When do we get to cry? AfterTalk Pandemic Weekly
By Penny Davis
Hospice Executive, Published Author and Memoirist
Like many little girls, I played nurse. My dolls were lined up in empty Kleenex boxes with various gauze wraps and band-aids on imaginary “boo-boos” that I tended to. I could often be found with one of my dad’s crisp white hankies folded into a nurse’s cap secured with paper clips.
In those days it was all about healing that set the course of my career plans. Now, 53 years later as a nurse with the last 30 in hospice I’m fully aware that not everyone gets well.
As we move through the endless days of COVID-19 my heart goes out to the nurses caring for these patients. The news reports give everyone a vivid view of the ER’s and ICU’s in hospital’s nationwide. Nurses are striving to provide the very best care but who is taking care of the nurses? Of course, they have seen death but most certainly not like they are faced with now. People are dying in the ambulances, waiting rooms and hallways before they can receive care. The numbers are staggering.
Hospice is a calling. It is a privilege to be part of these teams and that is the key to this important program of care. Doctors, nurses, aides, social workers, chaplains, bereavement coordinators, volunteers, etc all support the team. When one discipline or the other is overcome
with the grief of the fact that all patients are dying then a team member is there to offer unconditional love and support. Hands are held and hugs are given to patients, families and the team but it wasn’t always this way.
In the 1960’s as a young nurse I vividly recall that families full of little hope and grief often stood at the end of the patient’s bed or even at the door because they didn’t know how to act or what to say. Nurses were careful to not discuss death. Over the years, we have all learned the extreme value of hospice and the need to support for the nurses providing care for the dying patient. COVID-19 will play through the minds of nurses throughout their career. There are events happening that quite simply can’t be “unseen” and will live in their hearts forever.
Nurses by nature are givers. We want to help, to heal and if we can’t then to provide quality end of life care. In hospice we get some time to prepare. We know with each admission that all efforts to heal have been exhausted and the patient has chosen hospice care. With COVID-19 nurses are faced with critically ill and dying patients who didn’t have a voice in their illness. These nurses are traveling an immediate and unbelievable path of their professional journey. It will end, this vicious virus but at what cost to everyone?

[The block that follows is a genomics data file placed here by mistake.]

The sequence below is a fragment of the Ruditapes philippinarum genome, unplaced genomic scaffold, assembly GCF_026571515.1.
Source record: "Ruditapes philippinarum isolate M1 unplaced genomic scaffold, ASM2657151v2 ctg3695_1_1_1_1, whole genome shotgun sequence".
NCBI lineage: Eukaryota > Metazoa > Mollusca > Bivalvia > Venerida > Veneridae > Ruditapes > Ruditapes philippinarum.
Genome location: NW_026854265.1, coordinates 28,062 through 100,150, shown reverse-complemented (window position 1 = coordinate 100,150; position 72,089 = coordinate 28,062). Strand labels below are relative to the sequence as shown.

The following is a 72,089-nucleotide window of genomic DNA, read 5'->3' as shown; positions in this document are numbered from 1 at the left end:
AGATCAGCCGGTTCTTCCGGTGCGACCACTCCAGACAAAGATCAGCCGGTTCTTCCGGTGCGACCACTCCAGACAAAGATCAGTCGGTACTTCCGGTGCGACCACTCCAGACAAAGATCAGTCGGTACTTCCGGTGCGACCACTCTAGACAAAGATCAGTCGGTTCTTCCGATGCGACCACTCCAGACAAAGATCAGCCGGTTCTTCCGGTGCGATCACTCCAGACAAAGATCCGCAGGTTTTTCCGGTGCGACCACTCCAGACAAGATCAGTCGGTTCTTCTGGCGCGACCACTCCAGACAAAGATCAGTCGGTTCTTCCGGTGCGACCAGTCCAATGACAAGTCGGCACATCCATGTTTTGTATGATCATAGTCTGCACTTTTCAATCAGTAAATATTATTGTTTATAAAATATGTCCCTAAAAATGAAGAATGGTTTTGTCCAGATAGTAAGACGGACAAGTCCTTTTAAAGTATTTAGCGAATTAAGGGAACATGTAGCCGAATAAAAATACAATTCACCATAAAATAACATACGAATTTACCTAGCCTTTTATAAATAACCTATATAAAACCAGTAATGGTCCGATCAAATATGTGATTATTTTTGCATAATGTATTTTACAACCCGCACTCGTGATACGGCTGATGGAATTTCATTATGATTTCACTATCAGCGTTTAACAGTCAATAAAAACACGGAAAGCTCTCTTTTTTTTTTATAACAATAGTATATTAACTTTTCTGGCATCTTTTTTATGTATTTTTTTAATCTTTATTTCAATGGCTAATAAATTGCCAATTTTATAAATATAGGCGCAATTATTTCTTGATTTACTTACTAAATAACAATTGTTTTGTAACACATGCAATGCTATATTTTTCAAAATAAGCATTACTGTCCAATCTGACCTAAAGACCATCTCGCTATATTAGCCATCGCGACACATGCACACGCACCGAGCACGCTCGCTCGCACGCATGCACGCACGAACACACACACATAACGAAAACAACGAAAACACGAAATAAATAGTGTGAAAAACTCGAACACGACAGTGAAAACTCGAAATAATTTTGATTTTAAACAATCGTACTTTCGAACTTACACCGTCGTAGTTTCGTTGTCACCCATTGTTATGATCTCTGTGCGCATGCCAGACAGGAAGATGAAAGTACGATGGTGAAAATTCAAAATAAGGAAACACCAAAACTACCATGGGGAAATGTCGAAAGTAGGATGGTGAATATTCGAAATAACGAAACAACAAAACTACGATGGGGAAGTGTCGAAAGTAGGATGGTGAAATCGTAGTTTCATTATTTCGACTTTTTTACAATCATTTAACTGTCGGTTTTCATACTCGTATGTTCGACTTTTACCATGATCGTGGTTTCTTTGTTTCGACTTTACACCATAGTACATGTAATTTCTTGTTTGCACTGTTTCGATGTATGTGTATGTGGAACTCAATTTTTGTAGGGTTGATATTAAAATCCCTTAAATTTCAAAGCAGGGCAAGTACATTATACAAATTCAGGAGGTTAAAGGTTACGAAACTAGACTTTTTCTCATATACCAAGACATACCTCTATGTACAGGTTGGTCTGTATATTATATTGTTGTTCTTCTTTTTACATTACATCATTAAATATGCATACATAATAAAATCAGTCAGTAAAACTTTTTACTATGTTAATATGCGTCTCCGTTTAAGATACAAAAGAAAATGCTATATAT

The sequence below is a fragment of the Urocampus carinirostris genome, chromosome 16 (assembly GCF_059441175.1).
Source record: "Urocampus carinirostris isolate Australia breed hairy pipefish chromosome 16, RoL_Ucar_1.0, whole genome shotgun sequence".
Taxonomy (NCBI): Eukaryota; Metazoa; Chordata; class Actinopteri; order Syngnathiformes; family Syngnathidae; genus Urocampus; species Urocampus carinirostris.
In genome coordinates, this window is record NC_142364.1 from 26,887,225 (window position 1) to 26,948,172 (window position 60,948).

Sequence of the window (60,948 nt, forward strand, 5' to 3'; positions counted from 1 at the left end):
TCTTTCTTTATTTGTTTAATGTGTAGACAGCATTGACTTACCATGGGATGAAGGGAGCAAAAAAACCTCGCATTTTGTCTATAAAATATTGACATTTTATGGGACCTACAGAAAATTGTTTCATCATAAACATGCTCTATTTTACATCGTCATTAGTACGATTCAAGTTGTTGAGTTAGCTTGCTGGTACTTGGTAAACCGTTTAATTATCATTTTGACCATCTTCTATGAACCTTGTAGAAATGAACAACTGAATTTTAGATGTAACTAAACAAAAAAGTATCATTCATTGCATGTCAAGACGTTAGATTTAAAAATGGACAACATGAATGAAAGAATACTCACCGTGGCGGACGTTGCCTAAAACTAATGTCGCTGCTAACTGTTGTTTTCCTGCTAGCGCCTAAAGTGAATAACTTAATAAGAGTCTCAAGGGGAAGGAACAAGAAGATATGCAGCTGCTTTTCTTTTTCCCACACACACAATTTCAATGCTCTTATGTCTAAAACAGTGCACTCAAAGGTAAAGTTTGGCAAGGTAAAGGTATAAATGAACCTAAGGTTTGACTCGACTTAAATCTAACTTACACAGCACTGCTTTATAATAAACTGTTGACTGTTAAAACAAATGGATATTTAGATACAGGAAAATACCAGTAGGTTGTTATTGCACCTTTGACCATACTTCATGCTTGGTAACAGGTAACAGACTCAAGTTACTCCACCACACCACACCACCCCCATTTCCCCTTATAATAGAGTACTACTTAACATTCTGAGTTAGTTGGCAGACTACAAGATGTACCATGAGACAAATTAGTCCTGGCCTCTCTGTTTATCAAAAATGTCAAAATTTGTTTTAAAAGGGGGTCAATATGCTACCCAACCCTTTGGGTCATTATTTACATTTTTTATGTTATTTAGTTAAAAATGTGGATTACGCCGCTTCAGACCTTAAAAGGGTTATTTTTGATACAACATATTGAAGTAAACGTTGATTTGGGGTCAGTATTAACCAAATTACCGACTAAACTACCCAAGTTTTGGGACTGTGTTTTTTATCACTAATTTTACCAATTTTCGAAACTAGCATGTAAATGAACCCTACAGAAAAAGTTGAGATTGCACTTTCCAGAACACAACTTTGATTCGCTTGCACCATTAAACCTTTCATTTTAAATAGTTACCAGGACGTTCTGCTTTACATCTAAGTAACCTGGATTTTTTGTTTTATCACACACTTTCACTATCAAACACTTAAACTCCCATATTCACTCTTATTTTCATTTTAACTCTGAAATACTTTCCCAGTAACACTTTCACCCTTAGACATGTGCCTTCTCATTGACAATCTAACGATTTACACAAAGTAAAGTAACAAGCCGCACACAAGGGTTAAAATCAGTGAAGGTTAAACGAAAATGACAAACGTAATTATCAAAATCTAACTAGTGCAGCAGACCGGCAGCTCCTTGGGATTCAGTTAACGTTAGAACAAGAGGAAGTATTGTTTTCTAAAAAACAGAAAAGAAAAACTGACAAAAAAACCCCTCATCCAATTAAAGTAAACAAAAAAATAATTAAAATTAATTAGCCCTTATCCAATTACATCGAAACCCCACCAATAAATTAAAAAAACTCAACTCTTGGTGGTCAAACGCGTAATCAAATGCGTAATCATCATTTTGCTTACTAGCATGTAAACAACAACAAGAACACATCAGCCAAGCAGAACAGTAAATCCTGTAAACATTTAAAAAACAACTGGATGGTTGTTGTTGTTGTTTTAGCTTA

People will ask nurses, “are you okay?” They will answer, “yes, of course, I’m a nurse.” But, the real answer is “no, of course not.” How could they possibly be okay after seeing such catastrophic cases and such a high volume of death?
Nurses could experience PTSD. They will need to tell their story because it helps heal and to process what they have experienced. The scars on their faces that we see on the news from hours of embedded face masks is visual but they will have scars on their hearts and souls that need attention too. Grief is a process. I still recall many years ago when another nurse asked me, “when do we get to cry?”
Picasso once said. “The purpose of life is to find your gift and the meaning of it is to give it away.” So, thank you to every nurse for not only your nursing skills but your priceless dedication to the dying.
In my mind, I can roll the video of my years of health care experience. The good memories and the less good. Some nurses directly involved with COVID-19 now are new and some are very experienced but they will all appreciate kindness, love and support as they heal from this experience that no one has ever experienced before. Maybe similar but not exactly, this is theirs.
It isn’t over and it won’t be for many months but the examples of support from food, messages, signs in windows and children writing and drawing in chalk truly helps. Families are heartbroken because they can’t be at the bedside with their loved ones. Our spirit can stay strong if we support each other. Grief isn’t on any timetable and everyone grieves differently.
Mother Teresa once said, “It is not how much you do, but how much love you put in the doing.”
So, thank you to every nurse, not just during “Nurses Week” in May but for who you are and what you are doing in these unimaginable times.